Not everyday do you get the chance to squat a brand-new global infrastructure, designed and perfected by the military-infotainment complex of the planet's sole remaining superpower. Still it's strange how few were there to seize the occasion. By filling a website with a free text-library, and a physical location with radical artists and thinkers attracted by the lack of bureaucratic control, Public Netbase became a north star or magnetic pole in the still-uncharted realms of networked culture.
The American writer Peter Lamborn Wilson a.k.a. Hakim Bey, author of the "Temporary Autonomous Zone", was there to inaugurate the media-space in 1997. Luther Blissett, the Italian activist movement that launched a bewildering series of media hoaxes all "signed" by an obscure English football player, was reincarnated at the Netbase for the Intergalactic Conference of the Association of Autonomous Astronauts. The Critical Art Ensemble carried out their genexploitation project Fleshmachine. Group exhibitions like Robotronika, Synworld or Interface Explorer opened pathways through the latest technical and artistic possibilities, while conferences and performance events like Infobody Attack, Information Terror (including a container-module near the Statsoper) and Sex, Lies and the internet took up questions around the clashes between freedom and control in the emerging social dreamscape of the networks. All that culminated in the exhibition and conference series entitled World-Information, which had various incarnations in Brussels, Vienna, Amsterdam, London, Berlin, Munich, Helsinki, Novi Sad, Belgrade and finally Bangalore. Serious data mining was giving rise to subversive and satirical cultural forms. The specialty of the Netbase could be described as "the infosculpture of dissident mythologies".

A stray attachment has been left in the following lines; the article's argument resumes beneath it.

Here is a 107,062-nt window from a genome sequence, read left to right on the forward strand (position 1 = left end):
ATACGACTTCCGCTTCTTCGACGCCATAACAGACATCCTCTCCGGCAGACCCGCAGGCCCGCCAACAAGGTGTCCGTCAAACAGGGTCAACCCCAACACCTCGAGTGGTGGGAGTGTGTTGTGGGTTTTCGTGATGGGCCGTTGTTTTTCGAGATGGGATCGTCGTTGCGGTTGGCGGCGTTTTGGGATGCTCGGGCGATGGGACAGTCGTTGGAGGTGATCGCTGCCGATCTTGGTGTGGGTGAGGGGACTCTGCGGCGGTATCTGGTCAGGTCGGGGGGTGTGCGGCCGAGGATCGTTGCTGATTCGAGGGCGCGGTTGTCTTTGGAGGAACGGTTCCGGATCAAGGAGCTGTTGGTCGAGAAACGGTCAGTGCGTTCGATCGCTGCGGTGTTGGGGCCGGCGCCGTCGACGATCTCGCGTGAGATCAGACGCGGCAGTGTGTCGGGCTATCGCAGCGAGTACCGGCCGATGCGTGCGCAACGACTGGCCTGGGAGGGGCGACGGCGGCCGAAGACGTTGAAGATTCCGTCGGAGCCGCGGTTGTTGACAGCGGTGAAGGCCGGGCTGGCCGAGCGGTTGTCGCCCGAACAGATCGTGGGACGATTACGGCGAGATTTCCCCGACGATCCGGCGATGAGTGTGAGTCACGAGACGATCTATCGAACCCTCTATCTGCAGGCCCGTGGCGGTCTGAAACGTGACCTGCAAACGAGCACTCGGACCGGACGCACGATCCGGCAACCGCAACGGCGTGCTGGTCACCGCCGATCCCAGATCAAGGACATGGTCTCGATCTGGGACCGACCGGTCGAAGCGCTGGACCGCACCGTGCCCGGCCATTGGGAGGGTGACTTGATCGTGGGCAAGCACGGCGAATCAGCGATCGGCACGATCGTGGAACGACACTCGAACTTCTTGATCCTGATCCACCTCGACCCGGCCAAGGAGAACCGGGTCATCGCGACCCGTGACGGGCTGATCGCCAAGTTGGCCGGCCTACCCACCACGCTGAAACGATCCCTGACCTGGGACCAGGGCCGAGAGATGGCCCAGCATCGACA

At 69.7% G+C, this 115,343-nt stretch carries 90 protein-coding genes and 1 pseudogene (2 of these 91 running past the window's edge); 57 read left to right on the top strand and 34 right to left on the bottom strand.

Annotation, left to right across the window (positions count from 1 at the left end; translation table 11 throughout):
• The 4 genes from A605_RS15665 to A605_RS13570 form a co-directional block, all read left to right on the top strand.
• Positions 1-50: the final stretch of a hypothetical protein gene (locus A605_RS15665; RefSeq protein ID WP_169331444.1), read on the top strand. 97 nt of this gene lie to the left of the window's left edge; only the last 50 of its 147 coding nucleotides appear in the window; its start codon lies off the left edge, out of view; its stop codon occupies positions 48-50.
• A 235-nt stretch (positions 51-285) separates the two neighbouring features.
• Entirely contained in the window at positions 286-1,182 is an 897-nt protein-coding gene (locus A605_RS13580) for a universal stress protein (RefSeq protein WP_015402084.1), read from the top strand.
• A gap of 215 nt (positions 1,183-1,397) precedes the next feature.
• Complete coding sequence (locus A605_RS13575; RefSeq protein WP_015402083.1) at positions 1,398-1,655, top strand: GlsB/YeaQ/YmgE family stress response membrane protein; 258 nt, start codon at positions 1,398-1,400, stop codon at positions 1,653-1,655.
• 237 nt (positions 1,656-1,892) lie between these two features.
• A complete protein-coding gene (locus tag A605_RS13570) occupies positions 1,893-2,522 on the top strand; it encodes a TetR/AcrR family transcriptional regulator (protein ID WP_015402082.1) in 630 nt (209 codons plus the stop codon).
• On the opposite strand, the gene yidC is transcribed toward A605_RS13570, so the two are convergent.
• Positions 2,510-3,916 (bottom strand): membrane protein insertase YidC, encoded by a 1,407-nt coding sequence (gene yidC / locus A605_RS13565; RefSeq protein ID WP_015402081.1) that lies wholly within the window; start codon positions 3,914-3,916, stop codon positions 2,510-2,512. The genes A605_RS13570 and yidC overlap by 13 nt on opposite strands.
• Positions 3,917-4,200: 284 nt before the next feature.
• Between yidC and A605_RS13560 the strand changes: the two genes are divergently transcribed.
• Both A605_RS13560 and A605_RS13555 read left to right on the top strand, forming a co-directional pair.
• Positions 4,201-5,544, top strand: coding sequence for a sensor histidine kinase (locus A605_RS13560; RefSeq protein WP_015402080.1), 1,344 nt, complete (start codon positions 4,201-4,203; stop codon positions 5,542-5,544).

On the international scene, Public Netbase will be remembered for some of its later conferences, like "Dark Markets: Infopolitics, Electronic Media and Democracy in Times of Crisis", or "Open Cultures: Free flows of Information and the Politics of the Commons" – and perhaps best of all, for the amazing exhibition stunts it staged on the Karlsplatz. One of the masterpieces of tactical media, Nikeground – Rethinking Space, carried out with the Italian group 0100101110101101.ORG, involved the semi-legal installation of a bright red, split-level container weighing several tons, with displays and information panels revealing the uncannily plausible hoax of corporate plans to rebrand entire urban districts and replace traditional monuments with brutally simplified logos exploded to massive scale. System-77 Civil Counter-Reconnaissance, done in collaboration with the Slovene artist Marko Peljhan, was a tent-like structure sporting a high-performance communication antenna and filled inside with plans and mock-ups of miniaturized, camera-equipped drone aircraft to be used by civilians for counter-surveillance of the formidable snooping arsenals now trained on all of us by the secret services and even the local police. S-77 CCR featured footage of police actions from the anti-Haider protests of the year 2000, injecting a strictly Viennese reference into these complex projects driven by sophisticated analysis of world-wide trends. But what most people from abroad will never have realized it that the Karlsplatz itself was the theater of a largely tacit conflict over what kind of city people want to live in.